Published online Jul 14, 2021. doi: 10.3748/wjg.v27.i26.4182
Peer-review started: February 5, 2021
First decision: March 14, 2021
Revised: March 29, 2021
Accepted: June 2, 2021
Article in press: June 2, 2021
Published online: July 14, 2021
Hepatitis B virus (HBV) is the leading cause of chronic viral hepatitis. Annually, almost two million children younger than 5 years acquire the infection, mostly through vertical or horizontal transmission in early life. Vertical transmission of HBV is a high efficacy phenomenon ranging, in the absence of any preventive interventions, from 70% to 90% for hepatitis e antigen positive mothers and from 10% to 40% for hepatitis e antigen-negative mothers. Maternal viraemia is a preeminent risk factor for vertical transmission of HBV. Maternal screening is the first step to prevent vertical transmission of HBV. Hepatitis B passive and active immunoprophylaxis at birth together with antiviral treatment of highly viraemic mothers are the key strategies for global elimination of HBV infection. Strategies are needed to promote implementation of birth-dose vaccination and hepatitis B immunoglobulins in low- and middle-income countries where the prevalence of the infection is at the highest.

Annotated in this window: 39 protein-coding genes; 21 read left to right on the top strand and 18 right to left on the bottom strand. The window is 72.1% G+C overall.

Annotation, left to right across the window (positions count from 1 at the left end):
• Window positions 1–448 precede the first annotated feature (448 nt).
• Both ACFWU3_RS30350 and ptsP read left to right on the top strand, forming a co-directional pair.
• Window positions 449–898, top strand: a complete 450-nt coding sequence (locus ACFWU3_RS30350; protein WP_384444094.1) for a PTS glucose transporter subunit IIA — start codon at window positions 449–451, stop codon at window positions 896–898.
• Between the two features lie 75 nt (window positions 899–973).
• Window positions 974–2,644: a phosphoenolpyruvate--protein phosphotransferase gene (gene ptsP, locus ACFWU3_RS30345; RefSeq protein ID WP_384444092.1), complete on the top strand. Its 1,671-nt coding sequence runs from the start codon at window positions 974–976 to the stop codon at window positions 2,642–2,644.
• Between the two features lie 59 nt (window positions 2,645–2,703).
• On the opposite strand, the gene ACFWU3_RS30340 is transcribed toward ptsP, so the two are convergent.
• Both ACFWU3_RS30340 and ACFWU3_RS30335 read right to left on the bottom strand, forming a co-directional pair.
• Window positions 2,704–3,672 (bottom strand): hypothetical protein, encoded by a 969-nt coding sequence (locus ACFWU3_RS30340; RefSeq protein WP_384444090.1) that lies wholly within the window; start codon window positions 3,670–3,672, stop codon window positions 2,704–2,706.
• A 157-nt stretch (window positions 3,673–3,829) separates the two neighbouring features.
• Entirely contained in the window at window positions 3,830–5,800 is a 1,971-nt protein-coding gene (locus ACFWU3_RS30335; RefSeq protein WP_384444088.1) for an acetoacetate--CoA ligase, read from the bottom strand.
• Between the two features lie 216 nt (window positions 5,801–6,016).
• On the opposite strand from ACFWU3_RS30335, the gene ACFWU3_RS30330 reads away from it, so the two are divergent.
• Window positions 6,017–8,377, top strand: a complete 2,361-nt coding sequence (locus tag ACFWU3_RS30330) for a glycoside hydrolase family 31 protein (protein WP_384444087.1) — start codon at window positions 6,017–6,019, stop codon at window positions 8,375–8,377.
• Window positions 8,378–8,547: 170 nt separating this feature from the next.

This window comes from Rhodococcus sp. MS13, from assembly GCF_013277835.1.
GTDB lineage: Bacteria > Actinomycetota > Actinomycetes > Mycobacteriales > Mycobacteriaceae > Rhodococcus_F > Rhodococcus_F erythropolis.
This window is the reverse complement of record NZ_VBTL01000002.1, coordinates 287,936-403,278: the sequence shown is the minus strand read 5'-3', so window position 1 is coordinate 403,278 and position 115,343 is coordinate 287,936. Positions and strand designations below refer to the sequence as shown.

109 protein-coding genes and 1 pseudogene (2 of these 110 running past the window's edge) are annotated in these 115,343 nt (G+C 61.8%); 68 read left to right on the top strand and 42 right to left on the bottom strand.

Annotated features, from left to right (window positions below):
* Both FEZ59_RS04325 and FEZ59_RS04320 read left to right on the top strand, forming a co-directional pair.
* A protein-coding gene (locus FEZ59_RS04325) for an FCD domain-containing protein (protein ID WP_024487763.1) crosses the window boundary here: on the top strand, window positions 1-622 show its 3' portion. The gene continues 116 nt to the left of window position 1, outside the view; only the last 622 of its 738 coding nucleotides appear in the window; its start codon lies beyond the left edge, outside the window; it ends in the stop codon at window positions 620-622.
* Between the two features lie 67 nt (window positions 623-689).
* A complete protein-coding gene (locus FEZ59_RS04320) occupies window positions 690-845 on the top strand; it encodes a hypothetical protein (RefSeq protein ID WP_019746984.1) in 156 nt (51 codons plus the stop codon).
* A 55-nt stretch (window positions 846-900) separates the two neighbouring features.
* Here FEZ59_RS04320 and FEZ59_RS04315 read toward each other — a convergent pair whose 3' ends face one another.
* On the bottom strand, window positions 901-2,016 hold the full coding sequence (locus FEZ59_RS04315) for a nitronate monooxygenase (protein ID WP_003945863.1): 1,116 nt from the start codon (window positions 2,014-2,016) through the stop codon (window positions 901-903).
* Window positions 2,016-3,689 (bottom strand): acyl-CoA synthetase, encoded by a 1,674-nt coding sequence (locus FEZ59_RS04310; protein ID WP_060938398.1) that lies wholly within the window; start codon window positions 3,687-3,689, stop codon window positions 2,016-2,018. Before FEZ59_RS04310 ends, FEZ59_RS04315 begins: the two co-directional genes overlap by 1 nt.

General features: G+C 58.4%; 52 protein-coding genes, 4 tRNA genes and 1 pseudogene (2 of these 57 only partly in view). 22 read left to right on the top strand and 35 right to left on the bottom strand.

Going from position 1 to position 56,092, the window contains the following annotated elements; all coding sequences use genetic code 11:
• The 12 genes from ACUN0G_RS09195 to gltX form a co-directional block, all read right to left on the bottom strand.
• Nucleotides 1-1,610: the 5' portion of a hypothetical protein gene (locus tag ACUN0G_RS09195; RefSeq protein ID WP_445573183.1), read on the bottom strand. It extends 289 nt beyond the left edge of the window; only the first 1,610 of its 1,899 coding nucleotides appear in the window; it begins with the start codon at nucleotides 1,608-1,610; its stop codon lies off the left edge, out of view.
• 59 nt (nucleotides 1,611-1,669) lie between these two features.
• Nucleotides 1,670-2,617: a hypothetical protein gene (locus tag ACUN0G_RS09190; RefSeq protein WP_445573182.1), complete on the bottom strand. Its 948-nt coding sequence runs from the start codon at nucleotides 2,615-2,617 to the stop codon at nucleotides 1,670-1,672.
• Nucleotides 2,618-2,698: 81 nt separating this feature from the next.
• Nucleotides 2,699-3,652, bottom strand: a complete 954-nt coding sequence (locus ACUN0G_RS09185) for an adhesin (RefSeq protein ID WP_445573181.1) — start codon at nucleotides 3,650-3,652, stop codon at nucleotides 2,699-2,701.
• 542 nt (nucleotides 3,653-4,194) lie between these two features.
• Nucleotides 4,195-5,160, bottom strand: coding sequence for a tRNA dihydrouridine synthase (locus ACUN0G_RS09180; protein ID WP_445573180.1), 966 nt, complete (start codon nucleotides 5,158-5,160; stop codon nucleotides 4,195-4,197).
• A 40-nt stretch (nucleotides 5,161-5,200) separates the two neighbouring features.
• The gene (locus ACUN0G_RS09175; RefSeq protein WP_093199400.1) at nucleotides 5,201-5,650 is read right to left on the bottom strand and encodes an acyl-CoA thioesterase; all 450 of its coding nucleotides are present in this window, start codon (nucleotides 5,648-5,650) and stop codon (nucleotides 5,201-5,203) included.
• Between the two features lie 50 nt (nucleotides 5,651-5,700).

Core Tip: Hepatitis B is one of the main causes of morbidity and mortality worldwide. Vertical transmission is the main transmission route, especially in areas with high prevalence of the infection. Maternal viraemia is a preeminent risk factor for vertical transmission of hepatitis B virus (HBV). Breastfeeding is recommended, although all the conditions leading to maternal-foetal microtransfusions with HBV-infected maternal blood increase the risk of vertical transmission. Neonatal immunoprophylaxis at birth represent the most important approach to prevent HBV infection. The aim of the present narrative review is to summarise the knowledge on prevention of vertical transmission of HBV infection.